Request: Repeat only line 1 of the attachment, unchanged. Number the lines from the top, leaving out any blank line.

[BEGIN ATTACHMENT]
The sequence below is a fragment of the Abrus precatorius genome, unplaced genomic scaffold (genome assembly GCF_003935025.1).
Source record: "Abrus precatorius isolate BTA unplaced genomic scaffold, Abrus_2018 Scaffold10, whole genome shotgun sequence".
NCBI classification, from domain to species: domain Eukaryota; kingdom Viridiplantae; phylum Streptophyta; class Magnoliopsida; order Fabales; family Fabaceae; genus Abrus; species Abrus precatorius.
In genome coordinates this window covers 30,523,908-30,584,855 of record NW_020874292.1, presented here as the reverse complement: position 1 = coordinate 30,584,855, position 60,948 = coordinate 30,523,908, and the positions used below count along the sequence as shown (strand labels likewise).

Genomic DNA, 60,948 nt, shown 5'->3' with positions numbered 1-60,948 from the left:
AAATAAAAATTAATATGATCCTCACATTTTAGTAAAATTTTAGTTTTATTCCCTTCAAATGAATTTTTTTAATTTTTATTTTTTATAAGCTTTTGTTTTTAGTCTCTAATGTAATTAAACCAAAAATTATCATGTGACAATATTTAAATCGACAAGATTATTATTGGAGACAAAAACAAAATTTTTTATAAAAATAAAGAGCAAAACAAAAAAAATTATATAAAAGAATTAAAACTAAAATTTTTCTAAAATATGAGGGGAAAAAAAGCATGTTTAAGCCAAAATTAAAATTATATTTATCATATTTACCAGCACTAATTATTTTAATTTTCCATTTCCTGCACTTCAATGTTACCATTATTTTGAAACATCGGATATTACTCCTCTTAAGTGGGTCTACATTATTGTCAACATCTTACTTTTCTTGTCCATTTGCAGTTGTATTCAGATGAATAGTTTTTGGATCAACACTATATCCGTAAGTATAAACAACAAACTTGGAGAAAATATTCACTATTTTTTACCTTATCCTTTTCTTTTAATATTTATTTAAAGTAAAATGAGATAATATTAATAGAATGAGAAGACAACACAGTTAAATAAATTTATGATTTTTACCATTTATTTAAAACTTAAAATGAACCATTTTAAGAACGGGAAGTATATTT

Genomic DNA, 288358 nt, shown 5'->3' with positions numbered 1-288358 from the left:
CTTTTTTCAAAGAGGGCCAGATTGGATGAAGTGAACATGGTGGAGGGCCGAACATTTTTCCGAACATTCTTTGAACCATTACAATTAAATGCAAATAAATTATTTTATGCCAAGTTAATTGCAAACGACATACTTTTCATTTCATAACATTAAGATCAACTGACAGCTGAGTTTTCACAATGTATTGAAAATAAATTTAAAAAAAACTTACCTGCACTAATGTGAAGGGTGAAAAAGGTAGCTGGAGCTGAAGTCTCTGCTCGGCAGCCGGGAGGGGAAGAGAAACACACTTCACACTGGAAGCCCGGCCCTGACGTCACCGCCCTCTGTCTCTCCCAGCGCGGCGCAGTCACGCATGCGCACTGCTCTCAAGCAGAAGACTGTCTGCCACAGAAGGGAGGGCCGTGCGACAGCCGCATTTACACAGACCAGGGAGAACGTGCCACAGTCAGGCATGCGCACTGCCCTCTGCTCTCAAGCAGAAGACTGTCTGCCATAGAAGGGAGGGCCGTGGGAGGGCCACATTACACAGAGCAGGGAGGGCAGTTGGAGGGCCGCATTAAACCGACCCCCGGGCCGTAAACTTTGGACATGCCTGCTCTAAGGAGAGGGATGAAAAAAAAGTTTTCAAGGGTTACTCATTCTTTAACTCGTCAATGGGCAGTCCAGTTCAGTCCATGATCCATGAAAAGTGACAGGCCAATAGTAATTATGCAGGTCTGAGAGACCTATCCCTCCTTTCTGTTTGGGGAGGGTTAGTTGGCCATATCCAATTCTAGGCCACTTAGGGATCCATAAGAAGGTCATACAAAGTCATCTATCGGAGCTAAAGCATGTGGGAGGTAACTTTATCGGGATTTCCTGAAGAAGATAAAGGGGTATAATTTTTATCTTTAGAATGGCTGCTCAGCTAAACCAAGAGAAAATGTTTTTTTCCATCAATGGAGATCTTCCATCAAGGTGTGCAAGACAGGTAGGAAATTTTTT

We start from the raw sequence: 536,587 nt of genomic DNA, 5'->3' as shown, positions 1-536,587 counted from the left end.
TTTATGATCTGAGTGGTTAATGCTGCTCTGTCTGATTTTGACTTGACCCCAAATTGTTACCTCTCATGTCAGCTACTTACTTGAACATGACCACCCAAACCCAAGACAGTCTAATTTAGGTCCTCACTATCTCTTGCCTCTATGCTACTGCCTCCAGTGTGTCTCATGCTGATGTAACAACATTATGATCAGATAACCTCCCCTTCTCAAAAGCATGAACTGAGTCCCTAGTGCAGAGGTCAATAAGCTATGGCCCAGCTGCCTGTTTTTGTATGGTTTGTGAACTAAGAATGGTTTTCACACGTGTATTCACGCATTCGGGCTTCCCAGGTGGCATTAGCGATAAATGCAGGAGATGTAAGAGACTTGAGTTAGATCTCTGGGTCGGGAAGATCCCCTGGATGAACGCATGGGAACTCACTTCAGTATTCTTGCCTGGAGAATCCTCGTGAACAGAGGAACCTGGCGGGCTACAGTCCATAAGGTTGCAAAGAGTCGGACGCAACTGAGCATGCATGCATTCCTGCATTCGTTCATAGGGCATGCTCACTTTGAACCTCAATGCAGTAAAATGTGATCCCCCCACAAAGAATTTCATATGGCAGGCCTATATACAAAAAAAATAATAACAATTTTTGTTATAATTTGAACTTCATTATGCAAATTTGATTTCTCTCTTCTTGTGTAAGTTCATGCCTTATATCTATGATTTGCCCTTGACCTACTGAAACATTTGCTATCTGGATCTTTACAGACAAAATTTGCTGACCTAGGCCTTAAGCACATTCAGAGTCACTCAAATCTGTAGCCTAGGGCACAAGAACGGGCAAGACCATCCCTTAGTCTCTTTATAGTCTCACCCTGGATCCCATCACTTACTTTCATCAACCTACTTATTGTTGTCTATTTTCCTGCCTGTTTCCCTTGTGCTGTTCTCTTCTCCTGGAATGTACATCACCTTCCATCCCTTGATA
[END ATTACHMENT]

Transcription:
The sequence below is a fragment of the Abrus precatorius genome, unplaced genomic scaffold (genome assembly GCF_003935025.1).